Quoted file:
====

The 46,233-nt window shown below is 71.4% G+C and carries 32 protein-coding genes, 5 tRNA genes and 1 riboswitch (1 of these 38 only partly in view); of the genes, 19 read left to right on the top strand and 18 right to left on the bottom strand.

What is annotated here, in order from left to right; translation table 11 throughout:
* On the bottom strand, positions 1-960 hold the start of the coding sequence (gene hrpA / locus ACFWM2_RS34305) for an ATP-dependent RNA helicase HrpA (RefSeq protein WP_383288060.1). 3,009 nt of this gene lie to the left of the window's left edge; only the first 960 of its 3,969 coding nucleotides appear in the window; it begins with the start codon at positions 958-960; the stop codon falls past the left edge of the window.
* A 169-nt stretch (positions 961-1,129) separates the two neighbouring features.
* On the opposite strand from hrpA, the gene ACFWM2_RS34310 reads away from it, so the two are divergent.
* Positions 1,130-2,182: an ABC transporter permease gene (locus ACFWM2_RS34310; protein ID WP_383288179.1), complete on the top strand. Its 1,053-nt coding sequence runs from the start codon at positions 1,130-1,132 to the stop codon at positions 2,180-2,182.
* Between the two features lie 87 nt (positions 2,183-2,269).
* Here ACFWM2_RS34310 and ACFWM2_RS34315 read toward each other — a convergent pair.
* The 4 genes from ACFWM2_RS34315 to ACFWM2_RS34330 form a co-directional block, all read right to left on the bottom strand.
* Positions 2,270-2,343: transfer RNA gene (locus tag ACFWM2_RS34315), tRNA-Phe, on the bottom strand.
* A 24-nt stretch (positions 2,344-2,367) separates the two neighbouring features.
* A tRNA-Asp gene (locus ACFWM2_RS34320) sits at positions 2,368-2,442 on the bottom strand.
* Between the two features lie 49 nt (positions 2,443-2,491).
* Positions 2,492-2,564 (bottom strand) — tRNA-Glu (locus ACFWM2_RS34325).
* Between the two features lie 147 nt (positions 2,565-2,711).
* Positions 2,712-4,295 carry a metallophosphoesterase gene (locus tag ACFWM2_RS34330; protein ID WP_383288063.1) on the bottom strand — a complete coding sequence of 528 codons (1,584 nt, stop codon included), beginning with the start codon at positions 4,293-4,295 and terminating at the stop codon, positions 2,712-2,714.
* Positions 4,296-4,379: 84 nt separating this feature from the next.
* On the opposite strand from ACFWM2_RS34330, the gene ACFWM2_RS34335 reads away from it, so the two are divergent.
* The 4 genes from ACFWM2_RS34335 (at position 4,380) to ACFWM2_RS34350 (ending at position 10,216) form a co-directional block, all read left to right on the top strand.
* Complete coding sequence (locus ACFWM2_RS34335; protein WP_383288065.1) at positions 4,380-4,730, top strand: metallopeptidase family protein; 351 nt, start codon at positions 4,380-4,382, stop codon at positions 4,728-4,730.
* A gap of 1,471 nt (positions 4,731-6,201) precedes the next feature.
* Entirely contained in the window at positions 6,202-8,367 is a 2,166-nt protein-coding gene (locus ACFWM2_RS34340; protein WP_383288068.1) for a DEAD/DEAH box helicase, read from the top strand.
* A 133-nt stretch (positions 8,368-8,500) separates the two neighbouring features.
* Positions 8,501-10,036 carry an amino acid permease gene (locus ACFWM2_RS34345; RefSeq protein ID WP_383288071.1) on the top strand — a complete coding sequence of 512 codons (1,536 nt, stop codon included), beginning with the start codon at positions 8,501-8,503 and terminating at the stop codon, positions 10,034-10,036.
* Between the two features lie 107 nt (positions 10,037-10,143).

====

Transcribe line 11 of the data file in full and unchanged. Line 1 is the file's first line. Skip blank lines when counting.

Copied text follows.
* A 24-nt stretch (positions 2,344-2,367) separates the two neighbouring features.